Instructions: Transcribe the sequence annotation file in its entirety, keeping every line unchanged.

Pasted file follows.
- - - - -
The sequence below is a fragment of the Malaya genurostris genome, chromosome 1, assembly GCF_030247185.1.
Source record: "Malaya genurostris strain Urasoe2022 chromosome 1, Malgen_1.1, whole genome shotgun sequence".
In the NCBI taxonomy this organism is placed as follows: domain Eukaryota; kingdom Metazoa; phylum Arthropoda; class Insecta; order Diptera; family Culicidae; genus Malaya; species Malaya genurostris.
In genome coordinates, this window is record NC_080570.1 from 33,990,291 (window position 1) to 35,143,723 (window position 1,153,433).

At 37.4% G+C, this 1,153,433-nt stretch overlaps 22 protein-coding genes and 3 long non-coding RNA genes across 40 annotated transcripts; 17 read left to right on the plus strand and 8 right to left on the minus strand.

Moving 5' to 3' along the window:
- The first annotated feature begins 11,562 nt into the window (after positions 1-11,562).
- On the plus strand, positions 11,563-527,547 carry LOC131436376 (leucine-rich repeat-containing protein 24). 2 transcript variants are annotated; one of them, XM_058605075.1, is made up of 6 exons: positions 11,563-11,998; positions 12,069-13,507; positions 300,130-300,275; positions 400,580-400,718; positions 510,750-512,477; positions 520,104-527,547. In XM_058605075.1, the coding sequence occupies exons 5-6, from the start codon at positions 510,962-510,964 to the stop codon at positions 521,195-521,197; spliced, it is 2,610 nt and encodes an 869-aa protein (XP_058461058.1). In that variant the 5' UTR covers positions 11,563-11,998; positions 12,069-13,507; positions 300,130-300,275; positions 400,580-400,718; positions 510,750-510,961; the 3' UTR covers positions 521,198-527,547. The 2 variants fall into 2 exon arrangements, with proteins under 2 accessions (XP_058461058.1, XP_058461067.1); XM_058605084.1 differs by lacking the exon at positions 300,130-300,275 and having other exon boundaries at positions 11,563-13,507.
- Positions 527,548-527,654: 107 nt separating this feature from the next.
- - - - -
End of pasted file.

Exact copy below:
The sequence below is a fragment of the Malaya genurostris genome, chromosome 1, assembly GCF_030247185.1.
Source record: "Malaya genurostris strain Urasoe2022 chromosome 1, Malgen_1.1, whole genome shotgun sequence".
In the NCBI taxonomy this organism is placed as follows: domain Eukaryota; kingdom Metazoa; phylum Arthropoda; class Insecta; order Diptera; family Culicidae; genus Malaya; species Malaya genurostris.
In genome coordinates, this window is record NC_080570.1 from 33,990,291 (window position 1) to 35,143,723 (window position 1,153,433).

At 37.4% G+C, this 1,153,433-nt stretch overlaps 22 protein-coding genes and 3 long non-coding RNA genes across 40 annotated transcripts; 17 read left to right on the plus strand and 8 right to left on the minus strand.

Moving 5' to 3' along the window:
- The first annotated feature begins 11,562 nt into the window (after positions 1-11,562).
- On the plus strand, positions 11,563-527,547 carry LOC131436376 (leucine-rich repeat-containing protein 24). 2 transcript variants are annotated; one of them, XM_058605075.1, is made up of 6 exons: positions 11,563-11,998; positions 12,069-13,507; positions 300,130-300,275; positions 400,580-400,718; positions 510,750-512,477; positions 520,104-527,547. In XM_058605075.1, the coding sequence occupies exons 5-6, from the start codon at positions 510,962-510,964 to the stop codon at positions 521,195-521,197; spliced, it is 2,610 nt and encodes an 869-aa protein (XP_058461058.1). In that variant the 5' UTR covers positions 11,563-11,998; positions 12,069-13,507; positions 300,130-300,275; positions 400,580-400,718; positions 510,750-510,961; the 3' UTR covers positions 521,198-527,547. The 2 variants fall into 2 exon arrangements, with proteins under 2 accessions (XP_058461058.1, XP_058461067.1); XM_058605084.1 differs by lacking the exon at positions 300,130-300,275 and having other exon boundaries at positions 11,563-13,507.
- Positions 527,548-527,654: 107 nt separating this feature from the next.